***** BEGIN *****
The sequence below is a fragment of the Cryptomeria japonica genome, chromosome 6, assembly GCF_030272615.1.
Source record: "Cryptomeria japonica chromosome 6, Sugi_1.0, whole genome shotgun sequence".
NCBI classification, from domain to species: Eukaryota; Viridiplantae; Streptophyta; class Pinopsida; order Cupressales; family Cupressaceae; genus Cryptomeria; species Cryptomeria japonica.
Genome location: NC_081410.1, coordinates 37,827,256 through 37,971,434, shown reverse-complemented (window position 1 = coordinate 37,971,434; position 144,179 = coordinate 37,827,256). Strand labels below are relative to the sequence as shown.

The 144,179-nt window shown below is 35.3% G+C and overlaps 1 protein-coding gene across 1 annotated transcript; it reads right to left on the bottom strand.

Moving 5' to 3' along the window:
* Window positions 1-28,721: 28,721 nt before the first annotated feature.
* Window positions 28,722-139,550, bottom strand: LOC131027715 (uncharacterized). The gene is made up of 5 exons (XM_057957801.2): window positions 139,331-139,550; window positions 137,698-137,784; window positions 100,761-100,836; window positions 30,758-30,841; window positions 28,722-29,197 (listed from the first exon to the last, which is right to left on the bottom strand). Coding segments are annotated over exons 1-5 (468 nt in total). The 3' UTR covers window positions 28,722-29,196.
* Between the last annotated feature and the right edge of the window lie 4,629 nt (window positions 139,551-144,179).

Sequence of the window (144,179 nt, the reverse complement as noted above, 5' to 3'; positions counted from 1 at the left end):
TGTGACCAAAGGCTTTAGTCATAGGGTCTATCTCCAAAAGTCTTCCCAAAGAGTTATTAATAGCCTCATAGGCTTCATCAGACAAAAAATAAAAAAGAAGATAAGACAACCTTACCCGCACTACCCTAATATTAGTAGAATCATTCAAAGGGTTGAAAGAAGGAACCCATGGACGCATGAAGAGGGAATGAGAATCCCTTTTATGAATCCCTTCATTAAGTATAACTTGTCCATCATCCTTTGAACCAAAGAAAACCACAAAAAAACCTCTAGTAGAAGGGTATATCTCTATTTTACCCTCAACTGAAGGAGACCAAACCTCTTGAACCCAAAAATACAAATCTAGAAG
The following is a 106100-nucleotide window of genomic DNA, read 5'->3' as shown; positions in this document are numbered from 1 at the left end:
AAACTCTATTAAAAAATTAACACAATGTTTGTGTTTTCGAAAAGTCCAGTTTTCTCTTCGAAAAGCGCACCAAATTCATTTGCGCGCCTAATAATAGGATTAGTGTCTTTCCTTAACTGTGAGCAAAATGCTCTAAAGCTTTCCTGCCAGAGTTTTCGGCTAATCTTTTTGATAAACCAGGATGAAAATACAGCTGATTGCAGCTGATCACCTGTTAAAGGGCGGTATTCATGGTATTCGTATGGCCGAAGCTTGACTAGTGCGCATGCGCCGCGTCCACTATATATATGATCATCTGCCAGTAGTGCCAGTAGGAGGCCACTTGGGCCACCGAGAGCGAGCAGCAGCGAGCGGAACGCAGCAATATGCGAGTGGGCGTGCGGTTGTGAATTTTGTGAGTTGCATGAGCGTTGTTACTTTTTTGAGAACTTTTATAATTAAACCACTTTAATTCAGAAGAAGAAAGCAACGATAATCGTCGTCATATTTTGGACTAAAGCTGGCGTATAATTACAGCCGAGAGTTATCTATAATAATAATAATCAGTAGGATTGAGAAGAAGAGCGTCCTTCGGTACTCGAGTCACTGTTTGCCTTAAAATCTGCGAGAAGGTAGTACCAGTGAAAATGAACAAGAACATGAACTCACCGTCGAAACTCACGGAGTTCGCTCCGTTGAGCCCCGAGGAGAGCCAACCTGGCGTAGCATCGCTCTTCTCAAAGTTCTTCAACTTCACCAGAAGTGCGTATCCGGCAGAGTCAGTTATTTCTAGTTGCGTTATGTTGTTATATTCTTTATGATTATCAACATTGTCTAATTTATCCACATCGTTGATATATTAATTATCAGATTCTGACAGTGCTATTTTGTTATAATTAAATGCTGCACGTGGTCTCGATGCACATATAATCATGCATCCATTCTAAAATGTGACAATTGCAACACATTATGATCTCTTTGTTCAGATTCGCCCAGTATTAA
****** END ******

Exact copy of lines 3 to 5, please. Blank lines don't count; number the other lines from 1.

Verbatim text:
NCBI classification, from domain to species: Eukaryota; Viridiplantae; Streptophyta; class Pinopsida; order Cupressales; family Cupressaceae; genus Cryptomeria; species Cryptomeria japonica.
Genome location: NC_081410.1, coordinates 37,827,256 through 37,971,434, shown reverse-complemented (window position 1 = coordinate 37,971,434; position 144,179 = coordinate 37,827,256). Strand labels below are relative to the sequence as shown.

The 144,179-nt window shown below is 35.3% G+C and overlaps 1 protein-coding gene across 1 annotated transcript; it reads right to left on the bottom strand.